Embryo research into stem cells which may be used to treat serious diseases is very much in the news. As the Human Fertilisation and Embryology Bill will shortly have its next reading in the House of Commons, we need to decide where we stand. The issues are complex, and the opinions expressed contradictory. Let me try to shed a little light.
Stem cells, which are found both in embryos and in adults, are unspecialised but have the capacity to self replicate and develop into specialised cells. Consequently they have many uses in the development of the embryo and the regeneration of tissue.
Is it morally permissible to mix human and animal genetic material in order to produce sufficient embryonic stem cells for research which may lead to important therapies? I focus on two ways of doing this envisaged in the Bill. In one technique a human nucleus is placed in an animal egg. It is claimed that 99.9% of the organism is human.
This risks the creation of a human embryo with a non-human partial mother. The claim that only 0.01% would be animal is disingenuous because the issue is not the proportion but the actual effects which the animal element has on the organism. Scientists in the field must be aware that such arguments are misleading, yet their devotion to fact does not inhibit the propaganda.
It is argued that the benefits of obtaining sufficient embryonic stem cells for research provide such potential for the treatment of serious diseases that the creation of cybrids (as these are known) is justified. To which the unavoidable answer is that it would not matter how great the benefit if the procedure were wrong in itself.
Whether research into embryonic stem cells, which are in short supply and ethically questionable, will lead to important break-throughs is a matter of dispute. Many scientists take the view that work with adult stem cells is far more promising. Yet unlikely avenues have yielded surprising discoveries in the past. One can never rule out the possibility of future benefit. But no doubt useful information was gleaned from the experiments of Josef Mengele on concentration camp inmates, or from the grotesque sexual experiments conducted by Masters and Johnson. However, many useful therapies have now been developed using adult stem cells, and none from embryonic cells. But we cannot predict the future.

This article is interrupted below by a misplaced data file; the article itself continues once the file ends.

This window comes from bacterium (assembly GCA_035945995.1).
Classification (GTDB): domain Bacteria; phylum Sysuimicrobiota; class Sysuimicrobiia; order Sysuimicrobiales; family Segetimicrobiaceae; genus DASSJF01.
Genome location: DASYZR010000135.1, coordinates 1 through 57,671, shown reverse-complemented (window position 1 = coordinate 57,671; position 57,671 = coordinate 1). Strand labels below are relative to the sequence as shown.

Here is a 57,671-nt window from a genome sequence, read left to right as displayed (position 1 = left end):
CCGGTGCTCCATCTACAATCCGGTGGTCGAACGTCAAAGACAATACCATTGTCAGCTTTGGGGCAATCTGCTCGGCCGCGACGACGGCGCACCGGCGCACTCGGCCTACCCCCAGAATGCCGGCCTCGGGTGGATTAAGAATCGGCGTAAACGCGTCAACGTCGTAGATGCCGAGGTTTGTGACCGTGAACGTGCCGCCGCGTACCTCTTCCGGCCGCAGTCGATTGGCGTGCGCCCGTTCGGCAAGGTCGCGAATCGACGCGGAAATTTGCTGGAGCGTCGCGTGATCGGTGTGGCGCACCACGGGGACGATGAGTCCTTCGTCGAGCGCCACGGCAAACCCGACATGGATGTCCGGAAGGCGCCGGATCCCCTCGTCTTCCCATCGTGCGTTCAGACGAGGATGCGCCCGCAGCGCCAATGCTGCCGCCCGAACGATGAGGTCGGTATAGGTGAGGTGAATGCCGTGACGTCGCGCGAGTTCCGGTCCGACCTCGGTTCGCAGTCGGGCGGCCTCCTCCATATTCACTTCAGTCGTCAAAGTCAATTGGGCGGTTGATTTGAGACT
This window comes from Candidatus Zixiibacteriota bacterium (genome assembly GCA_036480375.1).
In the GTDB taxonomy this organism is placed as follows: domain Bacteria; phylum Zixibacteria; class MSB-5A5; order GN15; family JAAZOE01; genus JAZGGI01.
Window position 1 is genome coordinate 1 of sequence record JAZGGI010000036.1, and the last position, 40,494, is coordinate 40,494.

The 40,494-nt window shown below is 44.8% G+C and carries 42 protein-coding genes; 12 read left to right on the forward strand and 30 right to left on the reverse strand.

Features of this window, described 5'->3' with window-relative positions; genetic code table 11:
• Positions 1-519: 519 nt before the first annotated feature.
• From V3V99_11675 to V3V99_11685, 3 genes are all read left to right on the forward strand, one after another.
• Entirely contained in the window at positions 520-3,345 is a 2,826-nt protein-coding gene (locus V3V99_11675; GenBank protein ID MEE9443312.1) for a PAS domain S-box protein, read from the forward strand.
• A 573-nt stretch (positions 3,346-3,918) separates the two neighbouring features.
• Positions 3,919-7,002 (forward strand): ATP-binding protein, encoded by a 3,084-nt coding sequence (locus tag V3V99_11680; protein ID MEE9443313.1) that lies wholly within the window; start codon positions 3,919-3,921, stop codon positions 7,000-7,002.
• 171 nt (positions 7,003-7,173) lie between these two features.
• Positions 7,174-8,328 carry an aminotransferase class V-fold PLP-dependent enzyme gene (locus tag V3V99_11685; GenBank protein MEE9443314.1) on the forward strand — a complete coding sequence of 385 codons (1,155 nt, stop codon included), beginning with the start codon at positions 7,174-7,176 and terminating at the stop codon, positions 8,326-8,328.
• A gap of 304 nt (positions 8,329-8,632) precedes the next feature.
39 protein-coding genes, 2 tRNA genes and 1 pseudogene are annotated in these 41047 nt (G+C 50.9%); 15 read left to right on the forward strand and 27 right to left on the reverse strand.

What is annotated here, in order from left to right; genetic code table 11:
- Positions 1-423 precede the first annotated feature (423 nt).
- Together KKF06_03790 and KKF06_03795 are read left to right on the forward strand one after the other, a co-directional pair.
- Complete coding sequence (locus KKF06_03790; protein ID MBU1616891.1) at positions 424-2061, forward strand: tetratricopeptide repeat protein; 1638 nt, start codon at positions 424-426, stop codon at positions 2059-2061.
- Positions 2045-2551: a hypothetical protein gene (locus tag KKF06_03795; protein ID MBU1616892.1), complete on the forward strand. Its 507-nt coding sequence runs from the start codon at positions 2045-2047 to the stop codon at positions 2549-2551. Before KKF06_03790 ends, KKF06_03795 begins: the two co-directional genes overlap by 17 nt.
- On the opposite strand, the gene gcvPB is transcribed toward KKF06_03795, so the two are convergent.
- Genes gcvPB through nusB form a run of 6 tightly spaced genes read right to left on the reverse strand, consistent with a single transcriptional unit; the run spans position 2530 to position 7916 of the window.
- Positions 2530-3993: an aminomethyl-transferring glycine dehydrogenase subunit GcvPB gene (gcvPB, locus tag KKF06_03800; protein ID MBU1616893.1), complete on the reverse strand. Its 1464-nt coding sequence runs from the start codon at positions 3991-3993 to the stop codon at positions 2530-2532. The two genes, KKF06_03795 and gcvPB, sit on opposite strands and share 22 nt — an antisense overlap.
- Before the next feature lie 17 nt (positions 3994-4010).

The other involves fertilising animal eggs with human sperm. This would produce some kind of hybrid – a mixture of man and animal with unknown results. The purpose of such a procedure is not clear, but new information, negative or positive, would emerge.
The Bill does not permit the results of either technique to remain alive after 14 days, and such work requires a licence. However the Authority has only ever turned down one licence application and refusal was reversed on appeal.
The reporting of public opinion on these questions is an object lesson in itself. One recent poll showed substantial opposition, another showed substantial support. The difference shows the importance of the phrasing of the question. The first simply asked about allowing scientists to create embryos which are part-human and part-animal. The second spoke in terms of embryos which were mostly human, that they could lead to the understanding of serious disease, and that these embryos would be destroyed and not implanted in a womb. The different phrasing of the question evoked the different responses.
In looking at the moral issues involved I will assume that the normal human embryo is a human being merely at an early stage in its development. An issue to be discussed on another occasion.
The ethics depend on your value system. Our society has decided that, up to 14 days gestation, the conceptus has no intrinsic value and consequently requires no particular respect. Indeed the developing baby enjoys very limited respect until it sees the light of day. At which point its interests suddenly become paramount. The apportionment of respect is inconsistent and arbitrary but it concludes that what we do with embryos is a practical rather than a moral question.
The Catholic belief is that the act of generation is the biological means through which man, made in the image and likeness of God, comes into existence and begins its journey towards its eternal destiny. Consequently every action which is taken must fully respect both the process of generation and the human life which is the result.
The two issues I have discussed are not identical. The implantation of the human nucleus in a largely evacuated animal egg seems to be the most serious since we are speaking of a possibly human embryo denatured by the effects of animal DNA.
Creating a hybrid through a fusion of animal and human gametes (eggs and sperm) strikes me instinctively as more repulsive. It is hard to think of a more gross way of abusing the process of generation and betraying human dignity.
I write of Catholic belief but not necessarily of the belief of Catholics. It is likely that some, at least, would disagree with me on at least the evacuated animal egg question. Indeed I have read articles and letters to that effect in the Catholic press. But what do you think? Perhaps you have some additional points to add that will contribute to our understanding. Let us hear your views.
From The Catholic Herald, 9 May 2008